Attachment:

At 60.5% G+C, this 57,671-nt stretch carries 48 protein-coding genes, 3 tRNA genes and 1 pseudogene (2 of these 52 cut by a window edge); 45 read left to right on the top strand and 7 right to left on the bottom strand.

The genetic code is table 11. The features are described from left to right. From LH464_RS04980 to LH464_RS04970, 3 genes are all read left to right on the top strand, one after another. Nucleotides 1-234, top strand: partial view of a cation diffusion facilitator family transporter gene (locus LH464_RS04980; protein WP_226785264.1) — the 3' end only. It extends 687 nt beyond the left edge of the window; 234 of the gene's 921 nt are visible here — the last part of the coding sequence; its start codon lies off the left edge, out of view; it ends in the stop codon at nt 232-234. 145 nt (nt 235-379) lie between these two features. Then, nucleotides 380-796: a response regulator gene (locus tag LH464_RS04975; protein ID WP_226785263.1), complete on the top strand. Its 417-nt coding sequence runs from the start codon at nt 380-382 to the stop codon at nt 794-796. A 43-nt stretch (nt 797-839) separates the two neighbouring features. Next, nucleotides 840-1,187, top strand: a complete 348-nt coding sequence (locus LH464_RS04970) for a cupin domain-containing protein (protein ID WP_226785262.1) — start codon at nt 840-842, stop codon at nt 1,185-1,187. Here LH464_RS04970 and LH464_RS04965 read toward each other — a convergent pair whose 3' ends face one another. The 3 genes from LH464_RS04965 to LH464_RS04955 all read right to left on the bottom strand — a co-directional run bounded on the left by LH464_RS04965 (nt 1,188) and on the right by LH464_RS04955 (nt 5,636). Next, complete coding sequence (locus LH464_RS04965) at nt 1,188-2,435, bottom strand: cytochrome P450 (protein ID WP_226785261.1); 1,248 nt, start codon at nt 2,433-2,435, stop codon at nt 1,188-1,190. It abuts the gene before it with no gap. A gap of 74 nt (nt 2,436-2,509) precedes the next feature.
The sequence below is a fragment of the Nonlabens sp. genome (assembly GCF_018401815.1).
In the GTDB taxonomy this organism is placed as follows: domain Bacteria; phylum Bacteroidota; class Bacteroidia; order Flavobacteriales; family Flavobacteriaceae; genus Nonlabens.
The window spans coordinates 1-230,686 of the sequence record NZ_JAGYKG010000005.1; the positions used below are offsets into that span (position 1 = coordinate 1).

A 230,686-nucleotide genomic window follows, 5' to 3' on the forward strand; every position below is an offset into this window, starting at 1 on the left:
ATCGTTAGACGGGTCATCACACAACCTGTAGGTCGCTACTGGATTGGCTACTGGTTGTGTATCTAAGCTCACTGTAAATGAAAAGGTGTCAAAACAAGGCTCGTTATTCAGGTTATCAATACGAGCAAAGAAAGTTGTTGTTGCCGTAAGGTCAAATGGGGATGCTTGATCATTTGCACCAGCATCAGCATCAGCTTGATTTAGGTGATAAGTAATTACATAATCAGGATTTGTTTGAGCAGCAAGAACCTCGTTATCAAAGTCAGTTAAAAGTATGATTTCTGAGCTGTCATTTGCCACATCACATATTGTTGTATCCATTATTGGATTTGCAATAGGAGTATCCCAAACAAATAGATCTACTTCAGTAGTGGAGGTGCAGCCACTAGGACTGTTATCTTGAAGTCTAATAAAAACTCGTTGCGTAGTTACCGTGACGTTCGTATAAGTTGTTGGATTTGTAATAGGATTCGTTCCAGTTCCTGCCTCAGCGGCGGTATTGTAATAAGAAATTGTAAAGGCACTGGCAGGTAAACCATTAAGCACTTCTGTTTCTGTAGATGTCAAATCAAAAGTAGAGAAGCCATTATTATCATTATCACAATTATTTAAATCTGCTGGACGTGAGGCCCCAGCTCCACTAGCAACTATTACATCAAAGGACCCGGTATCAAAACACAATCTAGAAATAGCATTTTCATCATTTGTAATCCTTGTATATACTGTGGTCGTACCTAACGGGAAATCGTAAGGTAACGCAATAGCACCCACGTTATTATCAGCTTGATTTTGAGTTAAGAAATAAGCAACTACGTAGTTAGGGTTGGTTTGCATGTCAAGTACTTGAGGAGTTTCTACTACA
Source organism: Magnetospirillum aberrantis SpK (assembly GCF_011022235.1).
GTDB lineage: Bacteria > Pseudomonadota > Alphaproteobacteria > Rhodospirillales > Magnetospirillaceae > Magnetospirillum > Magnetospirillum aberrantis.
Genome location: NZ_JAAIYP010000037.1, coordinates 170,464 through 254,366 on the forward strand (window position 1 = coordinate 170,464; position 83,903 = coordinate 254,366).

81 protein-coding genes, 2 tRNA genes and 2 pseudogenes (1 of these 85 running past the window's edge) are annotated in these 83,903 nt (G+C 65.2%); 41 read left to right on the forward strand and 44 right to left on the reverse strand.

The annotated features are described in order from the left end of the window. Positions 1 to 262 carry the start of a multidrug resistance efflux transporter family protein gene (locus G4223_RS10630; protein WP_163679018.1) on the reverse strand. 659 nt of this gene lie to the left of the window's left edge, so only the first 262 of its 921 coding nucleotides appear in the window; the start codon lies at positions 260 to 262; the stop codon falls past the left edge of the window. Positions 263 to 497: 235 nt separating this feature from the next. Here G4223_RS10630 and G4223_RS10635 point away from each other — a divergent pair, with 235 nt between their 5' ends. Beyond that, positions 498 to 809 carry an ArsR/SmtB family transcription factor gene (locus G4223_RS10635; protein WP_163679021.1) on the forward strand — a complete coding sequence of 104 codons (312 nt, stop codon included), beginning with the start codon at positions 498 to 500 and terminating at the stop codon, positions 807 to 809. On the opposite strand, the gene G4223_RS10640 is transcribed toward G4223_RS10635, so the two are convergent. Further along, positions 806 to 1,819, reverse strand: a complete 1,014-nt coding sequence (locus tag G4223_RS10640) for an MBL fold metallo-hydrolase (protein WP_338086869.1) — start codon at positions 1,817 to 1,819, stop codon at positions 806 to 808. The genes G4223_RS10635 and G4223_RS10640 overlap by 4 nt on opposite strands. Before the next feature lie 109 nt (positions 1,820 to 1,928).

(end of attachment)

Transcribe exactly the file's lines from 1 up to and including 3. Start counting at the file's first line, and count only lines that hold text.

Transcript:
At 60.5% G+C, this 57,671-nt stretch carries 48 protein-coding genes, 3 tRNA genes and 1 pseudogene (2 of these 52 cut by a window edge); 45 read left to right on the top strand and 7 right to left on the bottom strand.

The genetic code is table 11. The features are described from left to right. From LH464_RS04980 to LH464_RS04970, 3 genes are all read left to right on the top strand, one after another. Nucleotides 1-234, top strand: partial view of a cation diffusion facilitator family transporter gene (locus LH464_RS04980; protein WP_226785264.1) — the 3' end only. It extends 687 nt beyond the left edge of the window; 234 of the gene's 921 nt are visible here — the last part of the coding sequence; its start codon lies off the left edge, out of view; it ends in the stop codon at nt 232-234. 145 nt (nt 235-379) lie between these two features. Then, nucleotides 380-796: a response regulator gene (locus tag LH464_RS04975; protein ID WP_226785263.1), complete on the top strand. Its 417-nt coding sequence runs from the start codon at nt 380-382 to the stop codon at nt 794-796. A 43-nt stretch (nt 797-839) separates the two neighbouring features. Next, nucleotides 840-1,187, top strand: a complete 348-nt coding sequence (locus LH464_RS04970) for a cupin domain-containing protein (protein ID WP_226785262.1) — start codon at nt 840-842, stop codon at nt 1,185-1,187. Here LH464_RS04970 and LH464_RS04965 read toward each other — a convergent pair whose 3' ends face one another. The 3 genes from LH464_RS04965 to LH464_RS04955 all read right to left on the bottom strand — a co-directional run bounded on the left by LH464_RS04965 (nt 1,188) and on the right by LH464_RS04955 (nt 5,636). Next, complete coding sequence (locus LH464_RS04965) at nt 1,188-2,435, bottom strand: cytochrome P450 (protein ID WP_226785261.1); 1,248 nt, start codon at nt 2,433-2,435, stop codon at nt 1,188-1,190. It abuts the gene before it with no gap. A gap of 74 nt (nt 2,436-2,509) precedes the next feature.
The sequence below is a fragment of the Nonlabens sp. genome (assembly GCF_018401815.1).